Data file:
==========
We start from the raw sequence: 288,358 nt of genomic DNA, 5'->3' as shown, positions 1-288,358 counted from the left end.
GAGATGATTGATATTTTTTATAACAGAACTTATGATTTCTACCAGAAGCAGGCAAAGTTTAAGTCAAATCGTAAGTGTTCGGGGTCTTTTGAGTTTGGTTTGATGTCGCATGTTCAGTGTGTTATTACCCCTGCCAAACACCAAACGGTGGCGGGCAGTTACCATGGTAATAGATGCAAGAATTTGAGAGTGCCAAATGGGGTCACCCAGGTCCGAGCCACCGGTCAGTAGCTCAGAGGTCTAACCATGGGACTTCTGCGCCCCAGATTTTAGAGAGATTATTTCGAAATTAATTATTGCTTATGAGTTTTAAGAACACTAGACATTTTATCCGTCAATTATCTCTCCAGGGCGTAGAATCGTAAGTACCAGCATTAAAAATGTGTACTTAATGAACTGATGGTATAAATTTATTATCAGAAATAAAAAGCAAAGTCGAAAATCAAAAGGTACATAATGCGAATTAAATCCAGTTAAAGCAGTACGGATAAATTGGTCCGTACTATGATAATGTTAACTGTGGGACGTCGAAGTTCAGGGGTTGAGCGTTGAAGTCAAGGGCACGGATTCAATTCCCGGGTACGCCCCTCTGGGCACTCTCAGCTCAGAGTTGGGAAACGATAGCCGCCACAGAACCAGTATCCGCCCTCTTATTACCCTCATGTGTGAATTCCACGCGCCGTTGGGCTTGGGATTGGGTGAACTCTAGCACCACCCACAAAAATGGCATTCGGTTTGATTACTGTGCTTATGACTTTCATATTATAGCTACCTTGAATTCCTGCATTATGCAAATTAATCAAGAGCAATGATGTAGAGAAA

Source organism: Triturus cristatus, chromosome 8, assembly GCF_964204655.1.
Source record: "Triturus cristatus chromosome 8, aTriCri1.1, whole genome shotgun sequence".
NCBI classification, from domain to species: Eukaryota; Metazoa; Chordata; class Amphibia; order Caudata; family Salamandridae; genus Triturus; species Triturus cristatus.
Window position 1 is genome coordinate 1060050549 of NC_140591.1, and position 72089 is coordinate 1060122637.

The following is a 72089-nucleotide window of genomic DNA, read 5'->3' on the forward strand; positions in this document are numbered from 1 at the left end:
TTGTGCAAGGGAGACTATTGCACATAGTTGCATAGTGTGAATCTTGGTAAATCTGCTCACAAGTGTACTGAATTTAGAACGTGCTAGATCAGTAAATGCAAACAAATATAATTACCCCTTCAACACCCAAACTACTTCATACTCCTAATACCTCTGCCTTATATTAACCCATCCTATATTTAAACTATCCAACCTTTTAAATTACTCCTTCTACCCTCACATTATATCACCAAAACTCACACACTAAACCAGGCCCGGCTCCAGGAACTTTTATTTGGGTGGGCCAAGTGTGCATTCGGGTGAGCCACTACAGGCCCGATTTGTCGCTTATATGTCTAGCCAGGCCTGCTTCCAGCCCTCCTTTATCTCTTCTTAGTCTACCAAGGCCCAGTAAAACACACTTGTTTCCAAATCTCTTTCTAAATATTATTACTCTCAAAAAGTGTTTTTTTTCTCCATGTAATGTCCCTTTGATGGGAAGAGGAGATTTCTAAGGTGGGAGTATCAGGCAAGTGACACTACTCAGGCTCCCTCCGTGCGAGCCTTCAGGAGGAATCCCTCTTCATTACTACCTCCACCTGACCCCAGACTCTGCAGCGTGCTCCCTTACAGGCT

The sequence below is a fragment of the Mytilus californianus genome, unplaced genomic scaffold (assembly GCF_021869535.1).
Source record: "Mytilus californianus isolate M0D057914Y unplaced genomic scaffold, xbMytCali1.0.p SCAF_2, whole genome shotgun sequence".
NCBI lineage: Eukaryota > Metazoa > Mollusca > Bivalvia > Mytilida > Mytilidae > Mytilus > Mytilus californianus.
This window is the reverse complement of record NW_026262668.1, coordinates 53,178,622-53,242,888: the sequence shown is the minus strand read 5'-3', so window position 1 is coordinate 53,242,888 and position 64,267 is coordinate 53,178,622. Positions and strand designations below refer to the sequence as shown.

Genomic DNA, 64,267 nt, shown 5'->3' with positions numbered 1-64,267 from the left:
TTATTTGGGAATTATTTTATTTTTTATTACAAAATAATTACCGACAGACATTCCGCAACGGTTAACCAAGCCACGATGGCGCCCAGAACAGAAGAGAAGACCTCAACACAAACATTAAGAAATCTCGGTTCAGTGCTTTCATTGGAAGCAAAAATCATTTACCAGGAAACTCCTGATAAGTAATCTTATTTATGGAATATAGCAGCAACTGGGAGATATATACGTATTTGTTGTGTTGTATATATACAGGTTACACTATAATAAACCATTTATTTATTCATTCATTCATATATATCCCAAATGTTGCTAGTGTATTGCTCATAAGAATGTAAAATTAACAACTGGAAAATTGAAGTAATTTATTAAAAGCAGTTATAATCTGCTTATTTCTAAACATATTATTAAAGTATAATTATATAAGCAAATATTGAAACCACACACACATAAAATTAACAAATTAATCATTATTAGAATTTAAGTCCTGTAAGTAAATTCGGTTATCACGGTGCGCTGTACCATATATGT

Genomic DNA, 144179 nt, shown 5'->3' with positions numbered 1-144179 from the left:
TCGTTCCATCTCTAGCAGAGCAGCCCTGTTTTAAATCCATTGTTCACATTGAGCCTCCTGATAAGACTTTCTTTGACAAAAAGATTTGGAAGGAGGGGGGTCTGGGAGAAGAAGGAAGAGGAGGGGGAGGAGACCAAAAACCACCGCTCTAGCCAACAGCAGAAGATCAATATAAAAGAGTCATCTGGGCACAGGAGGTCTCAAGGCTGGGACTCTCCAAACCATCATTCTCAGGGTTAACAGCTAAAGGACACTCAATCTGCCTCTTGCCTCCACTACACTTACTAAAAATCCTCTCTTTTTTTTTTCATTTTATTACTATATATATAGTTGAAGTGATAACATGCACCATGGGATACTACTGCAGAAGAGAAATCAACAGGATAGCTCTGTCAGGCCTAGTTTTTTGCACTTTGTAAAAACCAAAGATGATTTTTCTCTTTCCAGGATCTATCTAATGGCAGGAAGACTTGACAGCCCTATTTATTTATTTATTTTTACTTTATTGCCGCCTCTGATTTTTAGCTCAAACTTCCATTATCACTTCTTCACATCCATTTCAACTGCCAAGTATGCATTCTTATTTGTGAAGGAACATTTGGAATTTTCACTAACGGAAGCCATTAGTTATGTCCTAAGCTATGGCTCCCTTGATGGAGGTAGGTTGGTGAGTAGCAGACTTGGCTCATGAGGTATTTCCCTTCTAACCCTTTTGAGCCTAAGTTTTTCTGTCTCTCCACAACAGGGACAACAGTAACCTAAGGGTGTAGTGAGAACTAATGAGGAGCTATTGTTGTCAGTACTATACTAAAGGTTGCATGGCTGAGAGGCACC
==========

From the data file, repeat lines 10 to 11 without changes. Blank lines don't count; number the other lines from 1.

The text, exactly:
Source record: "Mytilus californianus isolate M0D057914Y unplaced genomic scaffold, xbMytCali1.0.p SCAF_2, whole genome shotgun sequence".
NCBI lineage: Eukaryota > Metazoa > Mollusca > Bivalvia > Mytilida > Mytilidae > Mytilus > Mytilus californianus.